Alaimo: Cycles of sound and life
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Boy, January is slow here in Ridgway, but we are still up from last year and I know it will be coming back around as the days get longer and warmer. This cycle happens every year as the wave of business ebbs and flows. And not only businesses — life itself can have its ups and downs. This past week we had a young man named AJ play here at the Still. AJ is a very talented and bright young lad from Montrose who is studying music at CMU. I got to thinking about how his life is in the ascension of a wave, while just this morning an older homeless transient who, I imagine, could be said to be experiencing a low point in his life, was escorted by the police to a shelter. All of this got me thinking about cycles and that (of course) got me thinking about the science of music and sound.
Try this at home kids. If you have a Slinky handy (and who doesn’t have a Slinky handy) secure one end of it with tape or string to a chair or doorknob then stretch it out holding the other end in your hand. With your free hand pull the Slinky to the side and let go. A wave of Slinky will form and travels down the length of the Slinky to where it is secured — and a return (inverted) wave will come back to your hand. Try this again with the Slinky stretched tighter or looser. The wave will travel faster the tighter it is stretched and if you had a couple of different thicknesses of Slinky handy in your Slinky collection, you would see that the wave travels slower if the Slinky is thicker or heavier. This type of wave is the same exact wave that happens in guitar, piano or violin strings. In the case of the guitar the string is plucked or strummed (like our Slinky), and in the case of the piano it is hit with a hammer. Each of these methods creates a wave that is abrupt and one time. Compare this to the violin where the bow is drawn across the string (yes, you can also pluck a violin string) slipping and sticking to the string many times in a second. That is why the violin will make one note for as long as the bow is run along it without fading while the guitar note and the piano note fade. But in each of these methods it is the length and thickness of the string as well as its tightness that make the sound higher or lower. There is quite a bit more going on but Alan only gives me 800 words.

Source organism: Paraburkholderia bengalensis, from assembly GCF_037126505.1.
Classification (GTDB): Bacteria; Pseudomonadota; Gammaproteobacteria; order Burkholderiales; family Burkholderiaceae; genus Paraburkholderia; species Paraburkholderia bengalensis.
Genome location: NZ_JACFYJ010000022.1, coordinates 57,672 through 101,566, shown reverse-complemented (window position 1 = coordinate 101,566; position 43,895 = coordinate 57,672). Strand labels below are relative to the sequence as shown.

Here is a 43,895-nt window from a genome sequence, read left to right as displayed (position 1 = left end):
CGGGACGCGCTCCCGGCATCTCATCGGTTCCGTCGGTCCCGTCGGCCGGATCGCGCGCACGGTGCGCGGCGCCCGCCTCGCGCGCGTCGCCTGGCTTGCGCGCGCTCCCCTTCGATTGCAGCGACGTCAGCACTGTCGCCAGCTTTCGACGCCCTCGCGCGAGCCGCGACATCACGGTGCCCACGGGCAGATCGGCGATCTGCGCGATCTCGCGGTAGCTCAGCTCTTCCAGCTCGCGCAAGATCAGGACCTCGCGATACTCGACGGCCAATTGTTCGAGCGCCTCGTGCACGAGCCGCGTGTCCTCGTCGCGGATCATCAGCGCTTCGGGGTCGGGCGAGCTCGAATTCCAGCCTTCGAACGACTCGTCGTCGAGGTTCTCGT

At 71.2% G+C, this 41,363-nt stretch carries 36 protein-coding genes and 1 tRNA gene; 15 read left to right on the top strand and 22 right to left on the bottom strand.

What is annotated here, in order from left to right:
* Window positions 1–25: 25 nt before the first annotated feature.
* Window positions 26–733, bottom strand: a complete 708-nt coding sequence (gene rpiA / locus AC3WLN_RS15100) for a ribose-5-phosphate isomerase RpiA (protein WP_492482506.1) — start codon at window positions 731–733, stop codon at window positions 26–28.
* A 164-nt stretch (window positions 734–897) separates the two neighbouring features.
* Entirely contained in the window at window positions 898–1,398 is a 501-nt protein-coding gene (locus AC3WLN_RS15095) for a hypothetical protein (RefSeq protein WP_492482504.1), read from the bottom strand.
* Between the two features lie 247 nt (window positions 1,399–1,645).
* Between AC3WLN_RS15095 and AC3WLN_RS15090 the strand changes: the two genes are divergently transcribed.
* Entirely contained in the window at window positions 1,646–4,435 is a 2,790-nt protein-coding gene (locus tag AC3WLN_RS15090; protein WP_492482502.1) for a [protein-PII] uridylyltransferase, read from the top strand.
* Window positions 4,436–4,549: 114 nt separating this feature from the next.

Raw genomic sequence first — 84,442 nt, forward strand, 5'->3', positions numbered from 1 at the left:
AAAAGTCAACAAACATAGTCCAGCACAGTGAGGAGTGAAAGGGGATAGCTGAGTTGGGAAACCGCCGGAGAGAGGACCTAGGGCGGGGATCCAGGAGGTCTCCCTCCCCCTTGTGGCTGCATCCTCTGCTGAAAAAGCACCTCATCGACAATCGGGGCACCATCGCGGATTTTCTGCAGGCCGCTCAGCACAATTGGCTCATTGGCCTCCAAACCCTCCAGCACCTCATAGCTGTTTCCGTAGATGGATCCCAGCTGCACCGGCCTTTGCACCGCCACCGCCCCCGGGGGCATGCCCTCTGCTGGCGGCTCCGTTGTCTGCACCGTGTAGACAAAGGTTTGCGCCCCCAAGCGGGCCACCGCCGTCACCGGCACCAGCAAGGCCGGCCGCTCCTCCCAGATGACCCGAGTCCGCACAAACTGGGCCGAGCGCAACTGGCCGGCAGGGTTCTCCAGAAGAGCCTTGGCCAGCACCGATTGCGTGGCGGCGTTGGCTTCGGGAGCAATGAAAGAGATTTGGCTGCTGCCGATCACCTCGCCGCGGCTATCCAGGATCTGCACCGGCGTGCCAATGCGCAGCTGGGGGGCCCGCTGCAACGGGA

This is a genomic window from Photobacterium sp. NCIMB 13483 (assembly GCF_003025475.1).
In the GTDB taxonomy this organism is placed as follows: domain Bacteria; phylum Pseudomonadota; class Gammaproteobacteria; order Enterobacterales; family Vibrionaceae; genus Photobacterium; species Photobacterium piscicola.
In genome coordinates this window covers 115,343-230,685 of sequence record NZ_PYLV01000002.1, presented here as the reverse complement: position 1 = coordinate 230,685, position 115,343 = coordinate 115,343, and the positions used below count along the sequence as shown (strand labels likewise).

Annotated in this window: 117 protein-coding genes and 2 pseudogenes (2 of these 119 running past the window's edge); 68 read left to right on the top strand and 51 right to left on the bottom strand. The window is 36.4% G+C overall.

Now our voices are a bit more like the violin than a piano. Inside the windpipe (trachea) there are two folds of tissue known as the vocal folds. They are attached to the back of the trachea in the shape of a V to a set of cartilages. Muscles moving the cartilages lengthen and stiffen the folds much like a guitar or violin string changes pitch with tightening. By blowing air across those folds vibrations like a violin bow pulled across the string are caused. In the case of an adult male, the plucking of the fold by the air happens about 110 times per second and in the case of a female around 200 times per second. This is why we can ‘hold’ a note like a violin player — that is until our breath runs out. And though our ears hear in a range of around 20 to 20,000 hertz (Hz, or cycles per second) our voices only make useful sounds in a much smaller range (males 85-180 Hz and females 165-255 Hz).
There are also sounds that we cannot hear at all. Doctors use the ultrasound of quartz crystals vibrated between two and 18 million times a second. When sound is produced this way, it goes through different types of tissue, bounces back and an image can be created from the sound. There are also infrasound stations around the world that listen to the vibrations caused by the very rock of the planet itself and tell us about impending earthquakes. Other infrasound of about 17 Hz causes anxiety in people and the Aurora Borealis makes a wave of 0.1 to 0.01 Hz.
So today, I want you to consider cycles — whether 18 million times a second or .01 times a second, whether the changing fortunes of money or the coming and going of spouses and friends. These cycles make up the music that is the symphony of our lives — even if sometimes we may wish we had the sheet music handy so we didn’t have to play it by ear. Happy Science.
Dr. Joe Alaimo is the owner of Ouray Vet and partner of Trail Town Still. The savior of small animals, thirsty people everywhere and a fairly dangerous man with a garlic press.